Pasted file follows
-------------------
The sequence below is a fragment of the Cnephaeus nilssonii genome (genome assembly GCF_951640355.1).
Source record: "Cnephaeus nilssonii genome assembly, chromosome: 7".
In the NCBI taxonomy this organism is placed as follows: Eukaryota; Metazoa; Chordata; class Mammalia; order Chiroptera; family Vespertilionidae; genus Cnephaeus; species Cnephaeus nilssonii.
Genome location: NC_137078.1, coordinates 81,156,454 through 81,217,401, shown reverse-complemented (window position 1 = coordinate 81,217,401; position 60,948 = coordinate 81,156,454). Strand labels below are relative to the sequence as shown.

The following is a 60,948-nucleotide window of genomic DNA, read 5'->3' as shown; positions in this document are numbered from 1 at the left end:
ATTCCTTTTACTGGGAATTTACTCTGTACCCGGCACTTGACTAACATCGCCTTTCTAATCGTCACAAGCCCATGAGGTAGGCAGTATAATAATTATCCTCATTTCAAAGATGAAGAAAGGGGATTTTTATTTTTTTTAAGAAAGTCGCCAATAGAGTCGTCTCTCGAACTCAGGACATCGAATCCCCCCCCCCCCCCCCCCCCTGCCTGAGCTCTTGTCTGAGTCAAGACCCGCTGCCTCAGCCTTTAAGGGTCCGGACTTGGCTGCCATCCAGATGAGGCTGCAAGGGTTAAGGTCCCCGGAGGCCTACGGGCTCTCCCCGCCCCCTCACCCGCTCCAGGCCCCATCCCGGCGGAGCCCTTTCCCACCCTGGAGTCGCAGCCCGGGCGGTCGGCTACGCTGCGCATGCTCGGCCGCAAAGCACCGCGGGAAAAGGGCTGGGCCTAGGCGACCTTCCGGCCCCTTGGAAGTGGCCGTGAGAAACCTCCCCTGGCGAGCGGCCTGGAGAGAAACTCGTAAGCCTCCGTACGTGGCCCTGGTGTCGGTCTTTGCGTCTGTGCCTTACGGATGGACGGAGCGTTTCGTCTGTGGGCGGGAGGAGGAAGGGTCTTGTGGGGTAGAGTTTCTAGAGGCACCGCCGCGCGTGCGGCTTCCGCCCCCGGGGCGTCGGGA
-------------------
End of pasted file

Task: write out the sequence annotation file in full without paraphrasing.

The sequence below is a fragment of the Cnephaeus nilssonii genome (genome assembly GCF_951640355.1).
Source record: "Cnephaeus nilssonii genome assembly, chromosome: 7".
In the NCBI taxonomy this organism is placed as follows: Eukaryota; Metazoa; Chordata; class Mammalia; order Chiroptera; family Vespertilionidae; genus Cnephaeus; species Cnephaeus nilssonii.
Genome location: NC_137078.1, coordinates 81,156,454 through 81,217,401, shown reverse-complemented (window position 1 = coordinate 81,217,401; position 60,948 = coordinate 81,156,454). Strand labels below are relative to the sequence as shown.

The following is a 60,948-nucleotide window of genomic DNA, read 5'->3' as shown; positions in this document are numbered from 1 at the left end:
ATTCCTTTTACTGGGAATTTACTCTGTACCCGGCACTTGACTAACATCGCCTTTCTAATCGTCACAAGCCCATGAGGTAGGCAGTATAATAATTATCCTCATTTCAAAGATGAAGAAAGGGGATTTTTATTTTTTTTAAGAAAGTCGCCAATAGAGTCGTCTCTCGAACTCAGGACATCGAATCCCCCCCCCCCCCCCCCCCCTGCCTGAGCTCTTGTCTGAGTCAAGACCCGCTGCCTCAGCCTTTAAGGGTCCGGACTTGGCTGCCATCCAGATGAGGCTGCAAGGGTTAAGGTCCCCGGAGGCCTACGGGCTCTCCCCGCCCCCTCACCCGCTCCAGGCCCCATCCCGGCGGAGCCCTTTCCCACCCTGGAGTCGCAGCCCGGGCGGTCGGCTACGCTGCGCATGCTCGGCCGCAAAGCACCGCGGGAAAAGGGCTGGGCCTAGGCGACCTTCCGGCCCCTTGGAAGTGGCCGTGAGAAACCTCCCCTGGCGAGCGGCCTGGAGAGAAACTCGTAAGCCTCCGTACGTGGCCCTGGTGTCGGTCTTTGCGTCTGTGCCTTACGGATGGACGGAGCGTTTCGTCTGTGGGCGGGAGGAGGAAGGGTCTTGTGGGGTAGAGTTTCTAGAGGCACCGCCGCGCGTGCGGCTTCCGCCCCCGGGGCGTCGGGA